And why they’re so useful in creating your own generative text, art and even music
In contrast to the more standard uses of neural networks as regressors or classifiers, Variational Autoencoders (VAEs) are powerful generative models, now having applications as diverse as from generating fake human faces, to producing purely synthetic music.
This post will explore what a VAE is, the intuition behind why it works so well, and its uses as a powerful generative tool for all kinds of media.
But first, what’s a variation?
When using generative models, you could simply want to generate a random, new output, that looks similar to the training data, and you can certainly do that too with VAEs. But more often, you’d like to alter, or explore variations on data you already have, and not just in a random way either, but in a desired, specific direction. This is where VAEs work better than any other method currently available.
Decoding the standard autoencoder
An autoencoder network is actually a pair of two connected networks, an encoder and a decoder. An encoder network takes in an input, and converts it into a smaller, dense representation, which the decoder network can use to convert it back to the original input.
If you’re unfamiliar with encoder networks, but familiar with Convolutional Neural Networks (CNNs), chances are, you already know what an encoder does.
The convolutional layers of any CNN take in a large image (eg. rank 3 tensor of size 299x299x3), and convert it to a much more compact, dense representation (eg. rank 1 tensor of size 1000). This dense representation is then used by the fully connected classifier network to classify the image.
The encoder is similar, it is simply is a network that takes in an input and produces a much smaller representation (the encoding), that contains enough information for the next part of the network to process it into the desired output format. Typically, the encoder is trained together with the other parts of the network, optimized via back-propagation, to produce encodings specifically useful for the task at hand. In CNNs, the 1000-dimensional encodings produced are such that they’re specifically useful for classification.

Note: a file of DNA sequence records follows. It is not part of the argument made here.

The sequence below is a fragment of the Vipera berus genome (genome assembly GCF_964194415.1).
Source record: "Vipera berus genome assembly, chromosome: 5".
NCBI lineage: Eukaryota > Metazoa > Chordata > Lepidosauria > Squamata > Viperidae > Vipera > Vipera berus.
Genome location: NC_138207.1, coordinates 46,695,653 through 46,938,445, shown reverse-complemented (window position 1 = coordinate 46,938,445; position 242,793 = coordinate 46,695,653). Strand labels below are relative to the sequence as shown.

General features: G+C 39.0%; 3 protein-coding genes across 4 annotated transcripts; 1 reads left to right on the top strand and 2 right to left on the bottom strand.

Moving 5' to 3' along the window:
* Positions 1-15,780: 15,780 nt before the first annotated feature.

Autoencoders take this idea, and slightly flip it on its head, by making the encoder generate encodings specifically useful for reconstructing its own input.
The entire network is usually trained as a whole. The loss function is usually either the mean-squared error or cross-entropy between the output and the input, known as the reconstruction loss, which penalizes the network for creating outputs different from the input.
As the encoding (which is simply the output of the hidden layer in the middle) has far less units than the input, the encoder must choose to discard information. The encoder learns to preserve as much of the relevant information as possible in the limited encoding, and intelligently discard irrelevant parts. The decoder learns to take the encoding and properly reconstruct it into a full image. Together, they form an autoencoder.
The problem with standard autoencoders
Standard autoencoders learn to generate compact representations and reconstruct their inputs well, but asides from a few applications like denoising autoencoders, they are fairly limited.
The fundamental problem with autoencoders, for generation, is that the latent space they convert their inputs to and where their encoded vectors lie, may not be continuous, or allow easy interpolation.
For example, training an autoencoder on the MNIST dataset, and visualizing the encodings from a 2D latent space reveals the formation of distinct clusters. This makes sense, as distinct encodings for each image type makes it far easier for the decoder to decode them. This is fine if you’re just replicating the same images.
But when you’re building a generative model, you don’t want to prepare to replicate the same image you put in. You want to randomly sample from the latent space, or generate variations on an input image, from a continuous latent space.
If the space has discontinuities (eg. gaps between clusters) and you sample/generate a variation from there, the decoder will simply generate an unrealistic output, because the decoder has no idea how to deal with that region of the latent space. During training, it never saw encoded vectors coming from that region of latent space.
Variational Autoencoders (VAEs) have one fundamentally unique property that separates them from vanilla autoencoders, and it is this property that makes them so useful for generative modeling: their latent spaces are, by design, continuous, allowing easy random sampling and interpolation.
It achieves this by doing something that seems rather surprising at first: making its encoder not output an encoding vector of size n, rather, outputting two vectors of size n: a vector of means, μ, and another vector of standard deviations, σ.
They form the parameters of a vector of random variables of length n, with the i th element of μ and σ being the mean and standard deviation of the i th random variable, X i, from which we sample, to obtain the sampled encoding which we pass onward to the decoder:
This stochastic generation means, that even for the same input, while the mean and standard deviations remain the same, the actual encoding will somewhat vary on every single pass simply due to sampling.